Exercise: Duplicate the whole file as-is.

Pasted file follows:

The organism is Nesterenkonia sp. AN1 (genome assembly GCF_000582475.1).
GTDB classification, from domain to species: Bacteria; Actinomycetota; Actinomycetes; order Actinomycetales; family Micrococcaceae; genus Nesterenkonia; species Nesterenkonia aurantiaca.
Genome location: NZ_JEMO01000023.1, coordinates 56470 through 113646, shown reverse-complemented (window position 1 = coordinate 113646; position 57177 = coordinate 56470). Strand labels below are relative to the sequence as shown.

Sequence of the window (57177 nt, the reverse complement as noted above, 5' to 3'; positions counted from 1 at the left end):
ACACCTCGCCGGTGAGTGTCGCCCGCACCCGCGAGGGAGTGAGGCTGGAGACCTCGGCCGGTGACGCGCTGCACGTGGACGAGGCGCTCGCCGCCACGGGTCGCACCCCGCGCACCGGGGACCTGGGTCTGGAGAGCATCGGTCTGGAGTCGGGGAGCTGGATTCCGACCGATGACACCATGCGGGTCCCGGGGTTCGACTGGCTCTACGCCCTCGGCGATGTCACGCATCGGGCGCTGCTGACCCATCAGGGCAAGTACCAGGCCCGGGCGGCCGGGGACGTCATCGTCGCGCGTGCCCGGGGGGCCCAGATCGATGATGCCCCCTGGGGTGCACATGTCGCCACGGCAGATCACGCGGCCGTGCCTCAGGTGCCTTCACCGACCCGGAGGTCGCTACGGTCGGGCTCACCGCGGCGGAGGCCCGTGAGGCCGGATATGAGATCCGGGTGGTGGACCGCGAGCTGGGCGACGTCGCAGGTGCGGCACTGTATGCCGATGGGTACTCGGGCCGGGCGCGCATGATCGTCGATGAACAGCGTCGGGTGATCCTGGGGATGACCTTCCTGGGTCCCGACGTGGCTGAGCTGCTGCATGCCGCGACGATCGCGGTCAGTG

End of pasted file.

The organism is Nesterenkonia sp. AN1 (genome assembly GCF_000582475.1).
GTDB classification, from domain to species: Bacteria; Actinomycetota; Actinomycetes; order Actinomycetales; family Micrococcaceae; genus Nesterenkonia; species Nesterenkonia aurantiaca.
Genome location: NZ_JEMO01000023.1, coordinates 56470 through 113646, shown reverse-complemented (window position 1 = coordinate 113646; position 57177 = coordinate 56470). Strand labels below are relative to the sequence as shown.

Sequence of the window (57177 nt, the reverse complement as noted above, 5' to 3'; positions counted from 1 at the left end):
ACACCTCGCCGGTGAGTGTCGCCCGCACCCGCGAGGGAGTGAGGCTGGAGACCTCGGCCGGTGACGCGCTGCACGTGGACGAGGCGCTCGCCGCCACGGGTCGCACCCCGCGCACCGGGGACCTGGGTCTGGAGAGCATCGGTCTGGAGTCGGGGAGCTGGATTCCGACCGATGACACCATGCGGGTCCCGGGGTTCGACTGGCTCTACGCCCTCGGCGATGTCACGCATCGGGCGCTGCTGACCCATCAGGGCAAGTACCAGGCCCGGGCGGCCGGGGACGTCATCGTCGCGCGTGCCCGGGGGGCCCAGATCGATGATGCCCCCTGGGGTGCACATGTCGCCACGGCAGATCACGCGGCCGTGCCTCAGGTGCCTTCACCGACCCGGAGGTCGCTACGGTCGGGCTCACCGCGGCGGAGGCCCGTGAGGCCGGATATGAGATCCGGGTGGTGGACCGCGAGCTGGGCGACGTCGCAGGTGCGGCACTGTATGCCGATGGGTACTCGGGCCGGGCGCGCATGATCGTCGATGAACAGCGTCGGGTGATCCTGGGGATGACCTTCCTGGGTCCCGACGTGGCTGAGCTGCTGCATGCCGCGACGATCGCGGTCAGTG